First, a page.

Firstly though how did threats evolve in 2012? Well I would say largely in line with our previous predictions: social media scams increased, more sophisticated malware ‘toolkits’ appeared, there was a significant rise in mobile malware, spam, phishing and fraudulent websites continued to blight email and web users, and Trojan horse programs remained the largest category of malicious code.
In 2013, such ‘traditional’ threats will continue to target businesses and consumers, but they will be accompanied by more recent developments in cyber-security, such as attacks on virtualized cloud infrastructure, and threats to privacy from both legitimate and criminal sources as they seek to monetize personal data.
Our lives are becoming more closely intertwined with online services and so the potential rewards for cyber-criminals in that area grows too. Most cyber-criminals are motivated by financial rewards, so this is the key to where their activity will be concentrated in 2013.
I expect to see more attacks on the cloud services that businesses and consumers rely on day-to-day, both to cause disruption and to steal personal and financial data.
However, not all threats are as black and white and can be attributed to cyber criminals. We expect that consumers will also find their privacy under attack from legitimate businesses seeking to maximize profits by using personal data without users’ consent.
Here’s my top five digital threats that businesses and consumers will face in 2013:
- Privacy: Online advertising on PCs, tablets and smartphones will become even more aggressively personalized as businesses seek to increase monetization by compromising users’ privacy. Advertisers will use browser tracking, social media trawling and geo-location data to identify individual users, and then serve them a customized programme of adverts, all without the users’ consent.
- Cloud security: Attacks against virtualized cloud infrastructure will expose the risk in public cloud services and the large additional investments needed to better secure them. Well-known cloud systems such as Dropbox, SkyDrive, Cloud Drive (Amazon) and Google Drive have reportedly been attacked by malware, and we will see an increase in attacks against such systems from DoS/DDoS attacks.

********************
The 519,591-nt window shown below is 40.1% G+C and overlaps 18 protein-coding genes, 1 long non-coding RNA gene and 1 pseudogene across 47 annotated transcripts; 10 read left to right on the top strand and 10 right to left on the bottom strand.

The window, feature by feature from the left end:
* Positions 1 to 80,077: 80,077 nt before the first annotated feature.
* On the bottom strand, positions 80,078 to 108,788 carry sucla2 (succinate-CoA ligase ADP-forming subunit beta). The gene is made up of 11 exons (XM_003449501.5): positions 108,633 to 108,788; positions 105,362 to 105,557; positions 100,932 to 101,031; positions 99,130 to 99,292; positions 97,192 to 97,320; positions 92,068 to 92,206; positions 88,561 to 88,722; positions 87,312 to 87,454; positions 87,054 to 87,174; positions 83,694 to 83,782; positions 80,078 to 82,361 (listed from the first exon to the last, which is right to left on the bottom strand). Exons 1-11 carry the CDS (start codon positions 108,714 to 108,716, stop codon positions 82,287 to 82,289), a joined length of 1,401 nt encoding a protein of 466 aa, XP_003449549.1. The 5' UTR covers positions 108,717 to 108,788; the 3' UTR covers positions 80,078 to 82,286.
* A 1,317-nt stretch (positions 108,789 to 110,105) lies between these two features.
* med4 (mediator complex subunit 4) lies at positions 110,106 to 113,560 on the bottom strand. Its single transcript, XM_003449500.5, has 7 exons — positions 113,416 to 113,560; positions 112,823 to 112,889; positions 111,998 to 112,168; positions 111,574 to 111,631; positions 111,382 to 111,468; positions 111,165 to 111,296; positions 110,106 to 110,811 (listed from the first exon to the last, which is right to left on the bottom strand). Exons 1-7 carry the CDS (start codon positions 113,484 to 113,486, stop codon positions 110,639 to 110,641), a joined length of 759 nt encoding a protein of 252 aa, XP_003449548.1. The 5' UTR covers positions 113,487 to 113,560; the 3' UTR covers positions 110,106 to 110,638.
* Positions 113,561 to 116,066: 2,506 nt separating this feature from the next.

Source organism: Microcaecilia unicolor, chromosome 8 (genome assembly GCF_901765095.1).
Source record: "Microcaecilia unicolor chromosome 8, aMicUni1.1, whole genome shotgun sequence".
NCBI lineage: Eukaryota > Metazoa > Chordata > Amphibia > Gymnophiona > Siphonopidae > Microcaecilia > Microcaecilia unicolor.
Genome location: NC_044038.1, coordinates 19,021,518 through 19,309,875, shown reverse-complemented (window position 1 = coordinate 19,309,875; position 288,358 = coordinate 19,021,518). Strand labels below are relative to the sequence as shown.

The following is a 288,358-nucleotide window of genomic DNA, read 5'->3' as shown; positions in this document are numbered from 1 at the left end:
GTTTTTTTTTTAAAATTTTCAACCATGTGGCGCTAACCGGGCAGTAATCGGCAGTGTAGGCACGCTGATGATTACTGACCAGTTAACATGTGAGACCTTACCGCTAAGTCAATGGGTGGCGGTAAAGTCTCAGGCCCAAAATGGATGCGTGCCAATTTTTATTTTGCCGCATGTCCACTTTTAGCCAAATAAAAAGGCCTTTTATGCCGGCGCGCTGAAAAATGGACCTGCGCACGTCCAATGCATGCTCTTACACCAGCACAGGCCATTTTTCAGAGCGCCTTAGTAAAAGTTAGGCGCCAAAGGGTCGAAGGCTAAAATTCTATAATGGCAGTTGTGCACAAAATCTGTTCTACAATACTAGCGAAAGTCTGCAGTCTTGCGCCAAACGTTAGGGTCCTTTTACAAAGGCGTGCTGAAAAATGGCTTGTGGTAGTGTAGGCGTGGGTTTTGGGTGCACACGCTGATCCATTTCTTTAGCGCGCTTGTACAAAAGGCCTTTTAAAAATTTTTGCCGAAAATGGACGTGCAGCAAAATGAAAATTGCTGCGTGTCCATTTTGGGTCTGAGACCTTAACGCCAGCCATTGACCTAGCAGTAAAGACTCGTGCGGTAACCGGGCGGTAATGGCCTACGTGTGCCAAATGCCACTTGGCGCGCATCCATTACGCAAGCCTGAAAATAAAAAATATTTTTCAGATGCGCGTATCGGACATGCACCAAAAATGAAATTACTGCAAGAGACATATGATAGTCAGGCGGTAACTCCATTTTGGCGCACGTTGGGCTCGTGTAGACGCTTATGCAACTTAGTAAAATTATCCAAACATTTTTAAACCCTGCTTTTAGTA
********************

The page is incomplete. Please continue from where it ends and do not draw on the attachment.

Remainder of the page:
- Mobile threats: As the world’s most popular mobile operating system, Google’s Android OS is now the prime target for smartphone and tablet malware. Due to security enhancements in Android 4.2, threats will become more sophisticated and go polymorphic in order to avoid detection by traditional app store security. Taking advantage of device mobility, threats are becoming more bot-style with local infection techniques rather than taking app form.
- PC threats: The steady increase in popularity of Windows 8 will inspire hackers to reveal new vulnerabilities, develop new-style malware and fraudware, and present new proof-of-concept exploits. The number of infected websites targeting PCs will also increase with the growing popularity of ‘commercial’ exploit kits such as Blackhole, while users’ problems will be compounded by an increased reliance on built-in security systems.
- Mobile-to-PC threats: Increased connectivity between mobile devices and PCs, combined with the growing Bring Your Own Device trend will make it much easier for malware and viruses to spread across business and home networks. We also expect to register more MITMO (Man-In-The-Mobile) attacks that target PC and mobile internet banking apps. These multi-factor authentication attacks will be stealthier, more polished and more location-oriented.
As CTO of AVG Technologies I would say this, but make sure you have the best chance of beating the cyber criminals this year by having an up-to-date antivirus product on your PC or mobile device. Take a look at what AVG has to offer on AVG.com and get protected.
In the meantime, I would like to wish you all a Happy New Year and a safe and secure 2013.